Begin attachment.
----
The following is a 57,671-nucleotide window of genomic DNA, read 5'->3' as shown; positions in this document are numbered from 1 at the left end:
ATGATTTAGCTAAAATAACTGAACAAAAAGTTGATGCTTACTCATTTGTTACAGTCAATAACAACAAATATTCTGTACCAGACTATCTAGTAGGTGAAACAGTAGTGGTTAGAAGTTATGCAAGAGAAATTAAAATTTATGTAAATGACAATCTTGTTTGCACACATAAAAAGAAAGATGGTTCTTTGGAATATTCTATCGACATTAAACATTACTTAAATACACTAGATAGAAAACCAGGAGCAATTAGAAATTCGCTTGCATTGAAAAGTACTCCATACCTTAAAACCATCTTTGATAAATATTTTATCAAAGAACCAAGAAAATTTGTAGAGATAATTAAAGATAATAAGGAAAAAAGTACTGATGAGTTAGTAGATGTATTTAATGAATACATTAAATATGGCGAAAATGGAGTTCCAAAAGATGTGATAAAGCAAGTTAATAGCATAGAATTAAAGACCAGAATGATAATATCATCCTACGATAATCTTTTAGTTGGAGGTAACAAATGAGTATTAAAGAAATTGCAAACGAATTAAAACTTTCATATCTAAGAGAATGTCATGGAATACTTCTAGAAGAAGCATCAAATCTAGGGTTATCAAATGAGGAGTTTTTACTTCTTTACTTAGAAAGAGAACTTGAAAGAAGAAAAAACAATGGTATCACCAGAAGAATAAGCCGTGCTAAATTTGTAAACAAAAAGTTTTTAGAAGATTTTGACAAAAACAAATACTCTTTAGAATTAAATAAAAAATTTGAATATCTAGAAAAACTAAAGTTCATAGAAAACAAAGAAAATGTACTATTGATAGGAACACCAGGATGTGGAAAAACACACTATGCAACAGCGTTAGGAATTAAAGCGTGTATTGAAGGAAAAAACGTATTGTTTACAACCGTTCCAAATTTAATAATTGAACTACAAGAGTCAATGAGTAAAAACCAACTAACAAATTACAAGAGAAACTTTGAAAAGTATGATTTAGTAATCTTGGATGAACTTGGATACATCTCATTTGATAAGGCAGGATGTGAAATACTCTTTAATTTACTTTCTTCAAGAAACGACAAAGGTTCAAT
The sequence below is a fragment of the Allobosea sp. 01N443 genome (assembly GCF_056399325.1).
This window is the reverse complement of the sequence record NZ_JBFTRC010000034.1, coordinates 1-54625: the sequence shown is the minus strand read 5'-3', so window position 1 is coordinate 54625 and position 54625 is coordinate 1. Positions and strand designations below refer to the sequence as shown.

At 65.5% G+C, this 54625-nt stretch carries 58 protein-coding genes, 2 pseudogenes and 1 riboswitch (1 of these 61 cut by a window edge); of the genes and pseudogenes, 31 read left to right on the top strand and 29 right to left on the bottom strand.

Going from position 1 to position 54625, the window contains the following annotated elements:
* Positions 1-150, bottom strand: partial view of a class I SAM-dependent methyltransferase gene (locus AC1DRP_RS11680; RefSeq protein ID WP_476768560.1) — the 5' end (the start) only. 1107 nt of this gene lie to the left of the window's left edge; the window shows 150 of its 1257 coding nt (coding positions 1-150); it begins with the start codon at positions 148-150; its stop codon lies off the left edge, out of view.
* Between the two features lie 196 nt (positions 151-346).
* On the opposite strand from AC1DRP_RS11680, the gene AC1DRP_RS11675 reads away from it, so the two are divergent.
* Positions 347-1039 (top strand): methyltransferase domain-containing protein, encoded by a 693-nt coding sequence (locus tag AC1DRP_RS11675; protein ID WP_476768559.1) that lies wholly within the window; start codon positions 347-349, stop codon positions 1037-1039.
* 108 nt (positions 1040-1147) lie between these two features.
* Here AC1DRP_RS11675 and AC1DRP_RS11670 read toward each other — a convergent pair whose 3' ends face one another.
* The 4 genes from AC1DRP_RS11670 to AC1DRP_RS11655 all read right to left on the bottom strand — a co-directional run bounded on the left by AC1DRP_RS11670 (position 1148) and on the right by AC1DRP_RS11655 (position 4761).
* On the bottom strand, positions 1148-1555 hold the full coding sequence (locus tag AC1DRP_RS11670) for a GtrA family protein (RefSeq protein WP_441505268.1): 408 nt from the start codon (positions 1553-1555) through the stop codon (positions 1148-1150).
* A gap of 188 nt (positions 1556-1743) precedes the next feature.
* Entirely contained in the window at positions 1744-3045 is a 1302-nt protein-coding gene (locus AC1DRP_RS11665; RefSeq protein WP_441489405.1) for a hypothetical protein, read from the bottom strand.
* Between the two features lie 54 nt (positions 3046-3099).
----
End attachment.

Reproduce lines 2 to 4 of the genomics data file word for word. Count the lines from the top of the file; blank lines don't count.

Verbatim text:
ATGATTTAGCTAAAATAACTGAACAAAAAGTTGATGCTTACTCATTTGTTACAGTCAATAACAACAAATATTCTGTACCAGACTATCTAGTAGGTGAAACAGTAGTGGTTAGAAGTTATGCAAGAGAAATTAAAATTTATGTAAATGACAATCTTGTTTGCACACATAAAAAGAAAGATGGTTCTTTGGAATATTCTATCGACATTAAACATTACTTAAATACACTAGATAGAAAACCAGGAGCAATTAGAAATTCGCTTGCATTGAAAAGTACTCCATACCTTAAAACCATCTTTGATAAATATTTTATCAAAGAACCAAGAAAATTTGTAGAGATAATTAAAGATAATAAGGAAAAAAGTACTGATGAGTTAGTAGATGTATTTAATGAATACATTAAATATGGCGAAAATGGAGTTCCAAAAGATGTGATAAAGCAAGTTAATAGCATAGAATTAAAGACCAGAATGATAATATCATCCTACGATAATCTTTTAGTTGGAGGTAACAAATGAGTATTAAAGAAATTGCAAACGAATTAAAACTTTCATATCTAAGAGAATGTCATGGAATACTTCTAGAAGAAGCATCAAATCTAGGGTTATCAAATGAGGAGTTTTTACTTCTTTACTTAGAAAGAGAACTTGAAAGAAGAAAAAACAATGGTATCACCAGAAGAATAAGCCGTGCTAAATTTGTAAACAAAAAGTTTTTAGAAGATTTTGACAAAAACAAATACTCTTTAGAATTAAATAAAAAATTTGAATATCTAGAAAAACTAAAGTTCATAGAAAACAAAGAAAATGTACTATTGATAGGAACACCAGGATGTGGAAAAACACACTATGCAACAGCGTTAGGAATTAAAGCGTGTATTGAAGGAAAAAACGTATTGTTTACAACCGTTCCAAATTTAATAATTGAACTACAAGAGTCAATGAGTAAAAACCAACTAACAAATTACAAGAGAAACTTTGAAAAGTATGATTTAGTAATCTTGGATGAACTTGGATACATCTCATTTGATAAGGCAGGATGTGAAATACTCTTTAATTTACTTTCTTCAAGAAACGACAAAGGTTCAAT
The sequence below is a fragment of the Allobosea sp. 01N443 genome (assembly GCF_056399325.1).
This window is the reverse complement of the sequence record NZ_JBFTRC010000034.1, coordinates 1-54625: the sequence shown is the minus strand read 5'-3', so window position 1 is coordinate 54625 and position 54625 is coordinate 1. Positions and strand designations below refer to the sequence as shown.